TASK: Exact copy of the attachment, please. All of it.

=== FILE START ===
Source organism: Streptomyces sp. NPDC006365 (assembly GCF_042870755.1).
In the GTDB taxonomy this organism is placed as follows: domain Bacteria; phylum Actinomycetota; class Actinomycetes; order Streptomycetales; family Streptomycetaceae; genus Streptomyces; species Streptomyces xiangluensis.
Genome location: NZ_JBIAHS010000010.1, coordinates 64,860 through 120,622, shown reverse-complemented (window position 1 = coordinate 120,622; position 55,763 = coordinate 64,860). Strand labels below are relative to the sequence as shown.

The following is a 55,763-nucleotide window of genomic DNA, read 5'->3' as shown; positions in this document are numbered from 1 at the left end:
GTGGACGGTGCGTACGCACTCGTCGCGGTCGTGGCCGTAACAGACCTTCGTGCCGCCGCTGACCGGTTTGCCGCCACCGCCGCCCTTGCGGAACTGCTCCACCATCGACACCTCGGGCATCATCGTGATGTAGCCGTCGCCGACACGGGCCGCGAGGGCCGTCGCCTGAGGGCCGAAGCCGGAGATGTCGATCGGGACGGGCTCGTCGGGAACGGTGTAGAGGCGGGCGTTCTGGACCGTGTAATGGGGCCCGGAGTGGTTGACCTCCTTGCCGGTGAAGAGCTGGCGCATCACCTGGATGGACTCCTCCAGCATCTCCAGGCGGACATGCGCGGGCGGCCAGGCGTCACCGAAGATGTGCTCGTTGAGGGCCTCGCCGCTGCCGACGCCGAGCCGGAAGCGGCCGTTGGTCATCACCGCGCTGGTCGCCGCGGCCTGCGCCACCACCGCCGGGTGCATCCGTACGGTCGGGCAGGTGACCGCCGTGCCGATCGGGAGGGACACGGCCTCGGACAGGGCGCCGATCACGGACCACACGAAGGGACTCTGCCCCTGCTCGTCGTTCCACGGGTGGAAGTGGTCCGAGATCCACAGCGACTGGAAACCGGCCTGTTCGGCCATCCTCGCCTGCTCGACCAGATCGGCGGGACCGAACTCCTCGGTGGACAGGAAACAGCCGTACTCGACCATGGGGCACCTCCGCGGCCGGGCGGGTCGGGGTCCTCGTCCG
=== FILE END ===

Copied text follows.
Source organism: Streptomyces sp. NPDC006365 (assembly GCF_042870755.1).
In the GTDB taxonomy this organism is placed as follows: domain Bacteria; phylum Actinomycetota; class Actinomycetes; order Streptomycetales; family Streptomycetaceae; genus Streptomyces; species Streptomyces xiangluensis.
Genome location: NZ_JBIAHS010000010.1, coordinates 64,860 through 120,622, shown reverse-complemented (window position 1 = coordinate 120,622; position 55,763 = coordinate 64,860). Strand labels below are relative to the sequence as shown.

The following is a 55,763-nucleotide window of genomic DNA, read 5'->3' as shown; positions in this document are numbered from 1 at the left end:
GTGGACGGTGCGTACGCACTCGTCGCGGTCGTGGCCGTAACAGACCTTCGTGCCGCCGCTGACCGGTTTGCCGCCACCGCCGCCCTTGCGGAACTGCTCCACCATCGACACCTCGGGCATCATCGTGATGTAGCCGTCGCCGACACGGGCCGCGAGGGCCGTCGCCTGAGGGCCGAAGCCGGAGATGTCGATCGGGACGGGCTCGTCGGGAACGGTGTAGAGGCGGGCGTTCTGGACCGTGTAATGGGGCCCGGAGTGGTTGACCTCCTTGCCGGTGAAGAGCTGGCGCATCACCTGGATGGACTCCTCCAGCATCTCCAGGCGGACATGCGCGGGCGGCCAGGCGTCACCGAAGATGTGCTCGTTGAGGGCCTCGCCGCTGCCGACGCCGAGCCGGAAGCGGCCGTTGGTCATCACCGCGCTGGTCGCCGCGGCCTGCGCCACCACCGCCGGGTGCATCCGTACGGTCGGGCAGGTGACCGCCGTGCCGATCGGGAGGGACACGGCCTCGGACAGGGCGCCGATCACGGACCACACGAAGGGACTCTGCCCCTGCTCGTCGTTCCACGGGTGGAAGTGGTCCGAGATCCACAGCGACTGGAAACCGGCCTGTTCGGCCATCCTCGCCTGCTCGACCAGATCGGCGGGACCGAACTCCTCGGTGGACAGGAAACAGCCGTACTCGACCATGGGGCACCTCCGCGGCCGGGCGGGTCGGGGTCCTCGTCCG